Considerable "ink" (much of it of the cyber-variety) has been spilled taking Rand to task for her lack of scholarly rigor on this point. Even granting this point, however, it remains true that she was well within the ballpark, in essential terms.

REB

Excellent post Roger.

Michael

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Thanks, Michael. I try to call 'em as I see 'em. :-)

REB

[Reader alert: this reply post has been made in accordance with Dragonfly's recently stated "netiquette" recommendations. :angel: ]

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Three comments on Roger's remarks:

1. Mayhew did not state that Rand ever read Aristotle's Poetics.

I acknowledge that you aren't stating that I stated that Mayhew did state that Rand ever read Aristotle's Poetics. But just to be clear, I didn't state that.

2. If Ellen wants people to "judge for themselves" whether Aristotle's writings substantiate Rand's claim that her "might be and ought to be" view was also his, it would be good to provide, as Mayhew did in his paper, more than just the text from Poetics 9 and 10, which are more pertinent to the "might be." In particular, Poetics 15 and 25 are helpful to establish the "ought to be."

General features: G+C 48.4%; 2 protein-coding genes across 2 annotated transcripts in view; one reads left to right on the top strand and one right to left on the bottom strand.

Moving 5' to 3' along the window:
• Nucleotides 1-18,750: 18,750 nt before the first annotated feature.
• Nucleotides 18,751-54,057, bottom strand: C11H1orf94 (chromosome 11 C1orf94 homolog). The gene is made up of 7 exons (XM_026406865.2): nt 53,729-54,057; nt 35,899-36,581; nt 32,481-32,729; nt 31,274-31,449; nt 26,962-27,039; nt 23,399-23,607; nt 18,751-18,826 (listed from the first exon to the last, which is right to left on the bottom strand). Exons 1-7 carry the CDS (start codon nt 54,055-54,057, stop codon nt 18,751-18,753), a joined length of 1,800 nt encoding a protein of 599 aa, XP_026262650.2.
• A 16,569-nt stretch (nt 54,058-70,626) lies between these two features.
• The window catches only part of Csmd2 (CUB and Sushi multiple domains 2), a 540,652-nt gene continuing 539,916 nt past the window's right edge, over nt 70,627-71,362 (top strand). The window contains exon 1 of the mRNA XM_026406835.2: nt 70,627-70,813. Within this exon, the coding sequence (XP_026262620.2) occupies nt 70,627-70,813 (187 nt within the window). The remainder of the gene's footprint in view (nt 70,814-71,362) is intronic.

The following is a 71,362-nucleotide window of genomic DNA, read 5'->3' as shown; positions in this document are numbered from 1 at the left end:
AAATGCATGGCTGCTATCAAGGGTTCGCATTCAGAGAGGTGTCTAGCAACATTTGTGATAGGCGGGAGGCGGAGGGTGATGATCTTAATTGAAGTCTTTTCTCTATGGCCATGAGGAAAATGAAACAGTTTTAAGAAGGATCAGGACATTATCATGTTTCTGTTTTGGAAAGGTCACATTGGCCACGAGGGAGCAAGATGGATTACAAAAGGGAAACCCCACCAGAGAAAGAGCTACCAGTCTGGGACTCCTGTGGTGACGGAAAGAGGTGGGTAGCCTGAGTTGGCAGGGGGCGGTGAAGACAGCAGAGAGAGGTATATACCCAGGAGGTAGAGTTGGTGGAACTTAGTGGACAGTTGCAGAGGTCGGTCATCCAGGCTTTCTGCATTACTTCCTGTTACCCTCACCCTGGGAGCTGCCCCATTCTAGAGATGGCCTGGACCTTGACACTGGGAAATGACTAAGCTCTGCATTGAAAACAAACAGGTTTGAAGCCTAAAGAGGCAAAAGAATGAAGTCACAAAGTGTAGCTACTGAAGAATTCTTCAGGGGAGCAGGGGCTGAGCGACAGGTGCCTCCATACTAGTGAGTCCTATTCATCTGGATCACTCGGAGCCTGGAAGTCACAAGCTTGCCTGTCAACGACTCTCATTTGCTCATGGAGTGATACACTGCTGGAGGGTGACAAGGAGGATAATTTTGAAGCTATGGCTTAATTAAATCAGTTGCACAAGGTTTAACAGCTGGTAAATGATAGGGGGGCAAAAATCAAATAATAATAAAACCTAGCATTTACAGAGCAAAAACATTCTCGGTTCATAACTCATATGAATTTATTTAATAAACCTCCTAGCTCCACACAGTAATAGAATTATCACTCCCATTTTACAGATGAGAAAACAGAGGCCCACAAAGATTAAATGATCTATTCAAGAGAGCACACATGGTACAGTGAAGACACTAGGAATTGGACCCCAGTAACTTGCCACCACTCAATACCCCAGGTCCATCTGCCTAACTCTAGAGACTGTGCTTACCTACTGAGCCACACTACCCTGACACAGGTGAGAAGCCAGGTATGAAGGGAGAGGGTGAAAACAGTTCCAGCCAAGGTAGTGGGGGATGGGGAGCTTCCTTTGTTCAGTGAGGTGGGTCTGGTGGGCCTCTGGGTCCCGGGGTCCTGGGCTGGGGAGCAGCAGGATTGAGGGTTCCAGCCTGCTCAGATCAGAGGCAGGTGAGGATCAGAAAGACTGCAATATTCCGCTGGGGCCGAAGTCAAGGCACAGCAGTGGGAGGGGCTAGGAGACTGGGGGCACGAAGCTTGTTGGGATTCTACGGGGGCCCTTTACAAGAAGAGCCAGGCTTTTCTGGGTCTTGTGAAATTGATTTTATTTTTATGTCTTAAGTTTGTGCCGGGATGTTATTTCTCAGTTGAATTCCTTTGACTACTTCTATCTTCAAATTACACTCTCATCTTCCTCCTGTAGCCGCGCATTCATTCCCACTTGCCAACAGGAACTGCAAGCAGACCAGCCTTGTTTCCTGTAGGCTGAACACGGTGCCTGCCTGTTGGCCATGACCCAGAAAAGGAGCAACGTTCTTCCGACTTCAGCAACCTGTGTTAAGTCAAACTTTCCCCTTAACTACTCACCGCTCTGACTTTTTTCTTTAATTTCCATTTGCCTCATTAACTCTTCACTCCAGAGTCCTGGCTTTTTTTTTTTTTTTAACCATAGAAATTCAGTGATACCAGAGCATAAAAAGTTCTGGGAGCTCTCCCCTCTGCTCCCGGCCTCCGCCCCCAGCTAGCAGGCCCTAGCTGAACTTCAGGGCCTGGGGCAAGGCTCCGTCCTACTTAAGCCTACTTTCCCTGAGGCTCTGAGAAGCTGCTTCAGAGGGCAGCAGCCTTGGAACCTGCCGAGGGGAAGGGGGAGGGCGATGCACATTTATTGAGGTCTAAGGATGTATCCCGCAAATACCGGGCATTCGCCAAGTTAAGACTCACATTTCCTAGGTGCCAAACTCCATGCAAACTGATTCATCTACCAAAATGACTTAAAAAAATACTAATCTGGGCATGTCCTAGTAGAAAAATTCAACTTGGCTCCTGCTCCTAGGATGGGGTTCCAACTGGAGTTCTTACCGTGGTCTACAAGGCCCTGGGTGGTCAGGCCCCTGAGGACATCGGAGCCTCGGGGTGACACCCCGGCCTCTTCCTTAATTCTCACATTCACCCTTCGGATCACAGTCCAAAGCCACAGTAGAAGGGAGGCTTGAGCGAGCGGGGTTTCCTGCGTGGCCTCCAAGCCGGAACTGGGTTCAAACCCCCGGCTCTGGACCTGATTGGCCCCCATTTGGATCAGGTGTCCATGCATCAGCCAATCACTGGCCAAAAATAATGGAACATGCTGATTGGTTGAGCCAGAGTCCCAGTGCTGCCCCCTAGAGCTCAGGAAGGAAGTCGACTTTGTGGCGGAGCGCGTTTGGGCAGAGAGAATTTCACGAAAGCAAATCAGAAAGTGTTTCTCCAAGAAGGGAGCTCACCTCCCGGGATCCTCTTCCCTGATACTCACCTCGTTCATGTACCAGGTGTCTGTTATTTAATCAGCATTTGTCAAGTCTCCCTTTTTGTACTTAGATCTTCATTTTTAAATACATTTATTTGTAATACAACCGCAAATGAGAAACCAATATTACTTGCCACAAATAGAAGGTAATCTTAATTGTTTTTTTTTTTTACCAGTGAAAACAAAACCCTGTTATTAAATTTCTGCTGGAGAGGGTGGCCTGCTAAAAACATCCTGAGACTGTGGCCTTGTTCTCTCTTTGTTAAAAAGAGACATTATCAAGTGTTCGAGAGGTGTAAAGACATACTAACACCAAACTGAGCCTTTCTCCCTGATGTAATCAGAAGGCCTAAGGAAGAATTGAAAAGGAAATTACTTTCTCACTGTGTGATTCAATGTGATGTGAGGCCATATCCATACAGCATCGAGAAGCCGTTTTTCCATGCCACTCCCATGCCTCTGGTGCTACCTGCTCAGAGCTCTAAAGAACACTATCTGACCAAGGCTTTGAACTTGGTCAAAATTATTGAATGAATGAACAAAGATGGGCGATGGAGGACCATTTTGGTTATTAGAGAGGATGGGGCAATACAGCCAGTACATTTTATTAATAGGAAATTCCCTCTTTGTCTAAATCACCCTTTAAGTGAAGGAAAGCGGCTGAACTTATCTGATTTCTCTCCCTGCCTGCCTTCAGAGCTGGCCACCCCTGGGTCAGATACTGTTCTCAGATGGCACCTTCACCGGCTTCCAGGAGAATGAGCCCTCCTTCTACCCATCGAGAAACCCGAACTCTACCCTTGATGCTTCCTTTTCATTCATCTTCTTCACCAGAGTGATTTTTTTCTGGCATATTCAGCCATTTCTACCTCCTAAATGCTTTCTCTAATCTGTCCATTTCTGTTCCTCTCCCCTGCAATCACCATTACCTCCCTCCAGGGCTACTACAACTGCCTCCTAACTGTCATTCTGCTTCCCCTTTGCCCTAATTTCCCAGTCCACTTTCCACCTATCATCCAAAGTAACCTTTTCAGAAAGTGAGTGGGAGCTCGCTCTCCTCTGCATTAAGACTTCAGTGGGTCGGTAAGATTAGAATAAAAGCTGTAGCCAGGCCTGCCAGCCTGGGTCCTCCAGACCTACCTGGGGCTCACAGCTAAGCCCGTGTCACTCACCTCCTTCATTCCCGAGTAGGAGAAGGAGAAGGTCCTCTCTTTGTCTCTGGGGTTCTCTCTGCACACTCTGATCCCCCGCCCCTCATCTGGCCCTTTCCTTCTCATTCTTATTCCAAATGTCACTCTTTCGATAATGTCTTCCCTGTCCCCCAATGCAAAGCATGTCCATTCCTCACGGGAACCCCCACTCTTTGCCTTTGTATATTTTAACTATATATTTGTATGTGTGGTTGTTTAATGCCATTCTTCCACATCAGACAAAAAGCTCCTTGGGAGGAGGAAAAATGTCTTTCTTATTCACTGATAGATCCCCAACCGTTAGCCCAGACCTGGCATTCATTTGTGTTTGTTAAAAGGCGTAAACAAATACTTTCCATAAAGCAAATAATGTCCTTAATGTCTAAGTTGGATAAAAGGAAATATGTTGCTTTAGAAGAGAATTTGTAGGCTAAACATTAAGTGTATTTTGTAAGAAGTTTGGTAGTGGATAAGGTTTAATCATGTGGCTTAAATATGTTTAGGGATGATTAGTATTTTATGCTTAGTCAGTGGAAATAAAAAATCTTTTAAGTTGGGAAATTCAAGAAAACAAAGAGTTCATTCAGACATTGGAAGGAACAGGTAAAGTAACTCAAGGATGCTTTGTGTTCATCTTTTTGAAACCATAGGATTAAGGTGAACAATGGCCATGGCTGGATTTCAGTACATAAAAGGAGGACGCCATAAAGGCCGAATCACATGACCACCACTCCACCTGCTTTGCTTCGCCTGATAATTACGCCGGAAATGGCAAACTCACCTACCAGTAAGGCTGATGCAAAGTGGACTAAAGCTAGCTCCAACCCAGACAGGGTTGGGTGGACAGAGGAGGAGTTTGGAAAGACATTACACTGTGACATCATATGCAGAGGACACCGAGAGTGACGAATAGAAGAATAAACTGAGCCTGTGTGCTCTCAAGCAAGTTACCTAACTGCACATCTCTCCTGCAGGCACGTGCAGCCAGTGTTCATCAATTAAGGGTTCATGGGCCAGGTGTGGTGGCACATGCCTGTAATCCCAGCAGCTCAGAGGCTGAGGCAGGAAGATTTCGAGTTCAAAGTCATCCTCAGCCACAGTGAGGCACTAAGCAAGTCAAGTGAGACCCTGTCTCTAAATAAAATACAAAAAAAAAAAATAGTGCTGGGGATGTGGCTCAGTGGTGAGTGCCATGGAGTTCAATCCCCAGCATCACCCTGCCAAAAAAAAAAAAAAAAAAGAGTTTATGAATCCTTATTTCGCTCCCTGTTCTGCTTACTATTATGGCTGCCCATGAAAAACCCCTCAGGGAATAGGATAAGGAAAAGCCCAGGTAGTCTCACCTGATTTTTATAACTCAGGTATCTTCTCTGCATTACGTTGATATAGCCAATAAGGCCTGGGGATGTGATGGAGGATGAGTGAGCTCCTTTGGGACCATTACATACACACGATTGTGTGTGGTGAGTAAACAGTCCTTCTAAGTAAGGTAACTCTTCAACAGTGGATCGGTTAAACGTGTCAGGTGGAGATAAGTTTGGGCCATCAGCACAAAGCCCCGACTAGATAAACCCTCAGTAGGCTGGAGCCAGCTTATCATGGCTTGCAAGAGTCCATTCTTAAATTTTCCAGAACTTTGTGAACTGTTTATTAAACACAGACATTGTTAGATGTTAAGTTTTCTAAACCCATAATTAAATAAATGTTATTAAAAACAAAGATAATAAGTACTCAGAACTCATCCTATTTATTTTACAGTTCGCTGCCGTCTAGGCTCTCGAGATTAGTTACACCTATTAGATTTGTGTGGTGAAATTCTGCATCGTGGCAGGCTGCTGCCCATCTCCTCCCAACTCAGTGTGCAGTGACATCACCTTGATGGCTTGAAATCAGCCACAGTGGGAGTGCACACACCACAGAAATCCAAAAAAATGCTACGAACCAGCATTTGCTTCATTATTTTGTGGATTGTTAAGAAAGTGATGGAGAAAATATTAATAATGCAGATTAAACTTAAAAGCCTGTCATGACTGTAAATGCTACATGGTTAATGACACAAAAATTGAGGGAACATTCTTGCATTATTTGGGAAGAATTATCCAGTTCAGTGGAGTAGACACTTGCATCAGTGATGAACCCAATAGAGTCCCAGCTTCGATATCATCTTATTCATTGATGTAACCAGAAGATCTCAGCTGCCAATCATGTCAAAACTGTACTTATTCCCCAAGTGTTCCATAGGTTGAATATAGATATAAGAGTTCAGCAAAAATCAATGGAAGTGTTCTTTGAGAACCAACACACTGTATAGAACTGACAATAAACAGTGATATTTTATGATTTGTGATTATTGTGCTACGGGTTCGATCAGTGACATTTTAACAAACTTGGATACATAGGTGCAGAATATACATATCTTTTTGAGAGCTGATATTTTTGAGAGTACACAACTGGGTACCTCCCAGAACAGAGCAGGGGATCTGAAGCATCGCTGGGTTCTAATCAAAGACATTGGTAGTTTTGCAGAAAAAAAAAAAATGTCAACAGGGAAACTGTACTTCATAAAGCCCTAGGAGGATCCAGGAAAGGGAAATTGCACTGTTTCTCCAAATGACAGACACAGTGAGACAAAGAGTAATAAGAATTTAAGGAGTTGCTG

Rand quoted Aristotle as saying that "history represents things as they are, while fiction represents them as they might be and ought to be." Not only is that not, as you acknowledged in your post #64, "a literal quote from Aristotle," it isn't the comparison Aristotle draws between the historian and "the poet" in the passage in which he draws a comparison. Whether Aristotle "preferred (i.e., thought best) those poets who presented men as they should be" or not (quoting your post #67) doesn't contravene this point. Aristotle wasn't claiming that, by contrast to history, the function of art is to show what life "should" be; the "should" part I think is clearly a misreading.

3. Cooper's slam/left-handed compliment(?) of Mayhew--"he works hard, through citing other passages in the Poetics, to find Aristotle nonetheless in substantial agreement with Rand's literary ideals"--seems a bit over-wrought.